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Published: Sunday, 11/10/2013

GUEST COLUMN

Nuclear bombs need budget discipline too

BY JUDY LEE TRAUTMAN
MULTIFAITH COUNCIL OF NORTHWEST OHIO, CO-CHAIRMAN
Trautman. Trautman.
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During last month’s government shutdown, the U.S. House of Representatives passed legislation aimed at ensuring that all programs in the nuclear weapons budget — no matter how wasteful — would remain fully funded.

Nuclear bombs should not be exempt from fiscal discipline. People of all faith perspectives might ask our political leaders to address the moral and ethical implications of balancing our budget in a way that benefits the good of our country as a whole.

The United States has the highest military spending in the world — four times higher than our nearest competitor, China. Yet we do not adequately support our military families and veterans.

We are considered the wealthiest nation on Earth. Yet more than one out of five children under the age of 18 live in poverty, and more than 50 million Americans live in food-insecure households.

Most thinking citizens realize that we need to balance our budget and reduce the deficit. Yet the government shutdown had devastating effects on students, senior citizens, and sick and hungry Americans.

Our elected officials need to exercise the moral courage to address wasteful military spending. We can cut obsolete weapons systems while keeping our troops safe, addressing global security challenges, and taking care of our veterans.

Investments in renewable energy, disaster preparedness, health care, and education are as important to our nation’s security as the appearance of military might. We need soldiers who are well equipped to defend the country, but we also need gifted minds that can develop effective solutions to global problems.

The planned overhaul of the B61 bomb, the oldest weapon in the U.S. nuclear arsenal, is estimated to cost $10 billion. Six military bases in five NATO nations house about 200 of these bombs. European nations are increasingly unwilling to pay the expense of hosting the B61.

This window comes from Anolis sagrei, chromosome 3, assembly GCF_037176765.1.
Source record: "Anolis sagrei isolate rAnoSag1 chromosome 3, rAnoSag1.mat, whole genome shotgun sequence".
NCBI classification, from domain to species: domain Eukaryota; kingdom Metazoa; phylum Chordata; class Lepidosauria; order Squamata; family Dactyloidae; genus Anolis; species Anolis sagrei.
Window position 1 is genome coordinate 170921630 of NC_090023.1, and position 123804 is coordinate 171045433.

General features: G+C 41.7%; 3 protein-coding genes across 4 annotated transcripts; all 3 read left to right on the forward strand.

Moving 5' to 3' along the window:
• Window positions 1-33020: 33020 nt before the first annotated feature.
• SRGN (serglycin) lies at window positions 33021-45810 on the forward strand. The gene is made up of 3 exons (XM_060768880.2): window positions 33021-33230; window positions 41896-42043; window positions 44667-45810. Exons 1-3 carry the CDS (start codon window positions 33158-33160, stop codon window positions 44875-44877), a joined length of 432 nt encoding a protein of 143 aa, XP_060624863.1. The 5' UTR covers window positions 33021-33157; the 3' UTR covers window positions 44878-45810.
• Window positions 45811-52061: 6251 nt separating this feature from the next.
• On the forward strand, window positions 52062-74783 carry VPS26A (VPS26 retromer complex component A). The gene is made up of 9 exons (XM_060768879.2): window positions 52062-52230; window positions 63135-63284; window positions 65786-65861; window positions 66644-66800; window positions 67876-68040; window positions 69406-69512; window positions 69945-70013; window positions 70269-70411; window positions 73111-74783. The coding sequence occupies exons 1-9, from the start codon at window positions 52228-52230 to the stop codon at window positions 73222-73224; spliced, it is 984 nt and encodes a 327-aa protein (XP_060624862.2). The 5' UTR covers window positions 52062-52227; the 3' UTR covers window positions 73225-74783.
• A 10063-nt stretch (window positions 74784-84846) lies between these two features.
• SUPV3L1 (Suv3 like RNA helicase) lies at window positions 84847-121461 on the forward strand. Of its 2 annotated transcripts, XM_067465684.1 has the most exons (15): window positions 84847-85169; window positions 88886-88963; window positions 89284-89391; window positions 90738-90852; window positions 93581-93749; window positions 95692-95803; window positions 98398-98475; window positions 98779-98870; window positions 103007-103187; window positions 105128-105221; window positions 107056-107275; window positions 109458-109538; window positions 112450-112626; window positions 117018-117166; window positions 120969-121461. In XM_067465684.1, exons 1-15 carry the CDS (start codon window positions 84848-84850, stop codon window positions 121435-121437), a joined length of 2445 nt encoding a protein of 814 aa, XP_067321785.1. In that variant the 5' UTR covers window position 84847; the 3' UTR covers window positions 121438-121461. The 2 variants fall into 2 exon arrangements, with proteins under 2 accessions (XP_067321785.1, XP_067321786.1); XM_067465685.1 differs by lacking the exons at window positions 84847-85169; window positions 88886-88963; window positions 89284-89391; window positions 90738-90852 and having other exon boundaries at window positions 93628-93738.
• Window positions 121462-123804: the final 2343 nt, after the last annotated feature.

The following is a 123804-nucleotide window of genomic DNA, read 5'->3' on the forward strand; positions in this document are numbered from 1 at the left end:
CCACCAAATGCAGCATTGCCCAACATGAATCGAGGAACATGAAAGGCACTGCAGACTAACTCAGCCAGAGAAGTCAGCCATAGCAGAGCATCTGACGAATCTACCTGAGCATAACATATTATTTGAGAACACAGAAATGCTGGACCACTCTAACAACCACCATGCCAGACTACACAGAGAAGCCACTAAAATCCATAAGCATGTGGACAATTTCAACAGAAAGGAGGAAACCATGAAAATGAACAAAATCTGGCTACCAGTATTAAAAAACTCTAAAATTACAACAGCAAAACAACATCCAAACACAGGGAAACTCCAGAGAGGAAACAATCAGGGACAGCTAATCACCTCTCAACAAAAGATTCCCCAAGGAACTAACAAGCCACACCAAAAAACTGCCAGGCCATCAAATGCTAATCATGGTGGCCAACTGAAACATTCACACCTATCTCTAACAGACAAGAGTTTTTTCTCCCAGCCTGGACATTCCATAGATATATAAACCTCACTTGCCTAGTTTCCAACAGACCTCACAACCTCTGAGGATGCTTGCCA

Germany, in particular, advocates removal of the B61. If Germany is successful in removing the bombs based there, other European nations are likely to follow.

The rationale for the extending the life of the B61 bomb is that it is vital to U.S. security. But Gen. James Cartwright, a former vice chairman of the Joint Chiefs of Staff, indicated in a report last year that the military usefulness of all U.S. tactical nuclear weapons is “practically nil.”

Rep. Marcy Kaptur (D., Toledo) serves on two powerful House committees that oversee nuclear weapons and defense spending. She voted against the nuclear-weapons exemption from the government shutdown, and this year voted for a modest reduction of the bloated B61 program. We thank her for her continued efforts.

People of faith and ethical thought need to ask lawmakers to consider the troubling moral implications of lavishing billions of dollars on obsolete nuclear weapons systems. If the unthinkable happened and we used these weapons, it would destroy humanity. Even a “smaller” nuclear exchange would indiscriminately kill masses of humans, animals, and plant life.

Someone obviously profits from spending on obsolete weapons. American citizens should remind our lawmakers that public dollars ought to profit the public, not corporate interests.

Judy Lee Trautman, of Toledo, is co-chairman of the MultiFaith Council of Northwest Ohio.



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